Nothing farther then he uttered -not a chamois then he fluttered.
Till I scarcely more than muttered -Other friends have flown before.
On the morrow he will leave me, as my hopes have flown before..
Then the Lemon Pledge said "Nevermore."

Startled at the stillness broken by reply so aptly spoken,
"Doubtless," said I, -what it utters is its only stock and store
Caught from some unhappy master whom unmerciful Disaster
Followed fast and followed faster till his songs one burden bore.
Till the dirges of his Hope that melancholy burden bore
Of "Never-nevermore." .

But the Lemon Pledge still beguiling all my sad soul into smiling,
Straight I wheeled a cushioned seat in front of the can, and bust and door;
Then, upon the naugahyde sinking, I betook myself to linking
Fancy unto fancy, thinking what this ominous polish of yore.
What this grim, ungainly, ghastly, gaunt, and ominous polish of yore
Meant in croaking "Nevermore."

This I sat engaged in guessing, but no syllable expressing
To the can whose fiery letters now burned into my bosom's core;
This and more I sat divining, with my head at ease reclining
On the cushion's naugahyde lining that the lamp-light gloated o'er,
But whose naugahyde grey lining with the lamp-light gloating o'er,
She shall press, ah, nevermore!

Then, methought, the air grew denser, perfumed from an unseen censer
Swung by Seraphim whose foot-falls tinkled on the tufted floor.
"Wretch," I cried, -Thy God hath lent thee-by these angels he hath sent thee Respite.
respite and nepenthe from thy memories of Lucy,
Quaff, oh quaff this kind nepenthe and forget this lost Lucy!.
Quoth the Lemon Pledge "Nevermore."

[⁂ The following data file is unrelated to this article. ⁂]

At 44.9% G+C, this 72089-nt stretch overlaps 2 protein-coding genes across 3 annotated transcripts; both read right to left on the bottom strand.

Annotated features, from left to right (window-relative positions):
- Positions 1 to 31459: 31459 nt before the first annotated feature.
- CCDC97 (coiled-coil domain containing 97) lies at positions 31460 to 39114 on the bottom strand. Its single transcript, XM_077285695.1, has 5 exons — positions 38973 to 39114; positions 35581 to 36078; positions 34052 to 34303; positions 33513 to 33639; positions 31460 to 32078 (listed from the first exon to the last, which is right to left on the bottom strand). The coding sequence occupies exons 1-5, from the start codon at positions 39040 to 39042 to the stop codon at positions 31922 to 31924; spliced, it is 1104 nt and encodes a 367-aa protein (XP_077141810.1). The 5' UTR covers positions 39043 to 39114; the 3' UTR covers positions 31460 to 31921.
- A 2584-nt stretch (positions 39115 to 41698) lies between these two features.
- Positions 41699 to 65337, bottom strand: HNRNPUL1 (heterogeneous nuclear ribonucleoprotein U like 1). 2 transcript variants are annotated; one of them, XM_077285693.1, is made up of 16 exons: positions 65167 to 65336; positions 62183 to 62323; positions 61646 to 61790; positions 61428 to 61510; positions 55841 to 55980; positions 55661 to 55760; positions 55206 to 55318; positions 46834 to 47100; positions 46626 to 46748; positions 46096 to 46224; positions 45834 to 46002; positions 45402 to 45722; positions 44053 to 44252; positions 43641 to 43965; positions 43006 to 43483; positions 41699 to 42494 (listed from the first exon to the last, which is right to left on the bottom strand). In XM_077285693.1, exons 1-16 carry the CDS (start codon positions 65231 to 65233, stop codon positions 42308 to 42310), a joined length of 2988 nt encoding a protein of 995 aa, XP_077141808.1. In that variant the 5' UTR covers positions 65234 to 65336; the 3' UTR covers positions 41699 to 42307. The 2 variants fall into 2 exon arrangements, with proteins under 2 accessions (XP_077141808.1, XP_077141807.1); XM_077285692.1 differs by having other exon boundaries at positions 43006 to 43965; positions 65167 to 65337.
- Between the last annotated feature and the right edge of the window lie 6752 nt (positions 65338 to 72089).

"Prophet!" said I, -thing of evil! prophet still, if polish or devil!.
Whether Tempest sent, or whether tempest tossed thee here ashore,
Desolate yet all undaunted, on this desert land enchanted.
On this home by Horror haunted. -tell me truly, I implore.
Is there. is there balm in Chelmsford? tell me, tell me, I implore!.
Quoth the Raven "Nevermore."

"Prophet!" said I, -thing of evil! - prophet still, if polish or devil!
By that Heaven that bends above us - by that God we both adore .
Tell this soul with sorrow laden if, within the distant Aidenn,
It shall clasp a sainted maiden whom the angels name Lucy.
Clasp a rare and radiant maiden whom the angels name Lucy.
Quoth the Lemon Pledge "Nevermore."

Be that word our sign of parting, polish or fiend!. I shrieked, upstarting.
"Get thee back into the tempest and the Night's Lucasian shore!
Leave no polished, reflective streak as a token of that lie thy soul hath spoken!
Leave my loneliness unbroken! "quit the shelf above my door!
Take thy desire for shiney things from out my heart, and Take thy form from off my door!.
Quoth the Lemon Pledge "Nevermore."

And the Lemon-Pledge, never flitting, still is sitting, still is sitting
On the pallid shelf of ex-Stowe stores just above Alan's safari door;
And Alan's eyes have all the seeming of a demon's that is dreaming,
And the work-light o'er him streaming throws his shadow on the walnut dash;
And Alan's soul from out that shadow that lies floating on the floor
Shall be lifted... nevermore!

Copyright Dixon Kenner, 1995-2011. Last modified March 15, 2005.
Comments? Send mail to Dixon Kenner or Benjamin Smith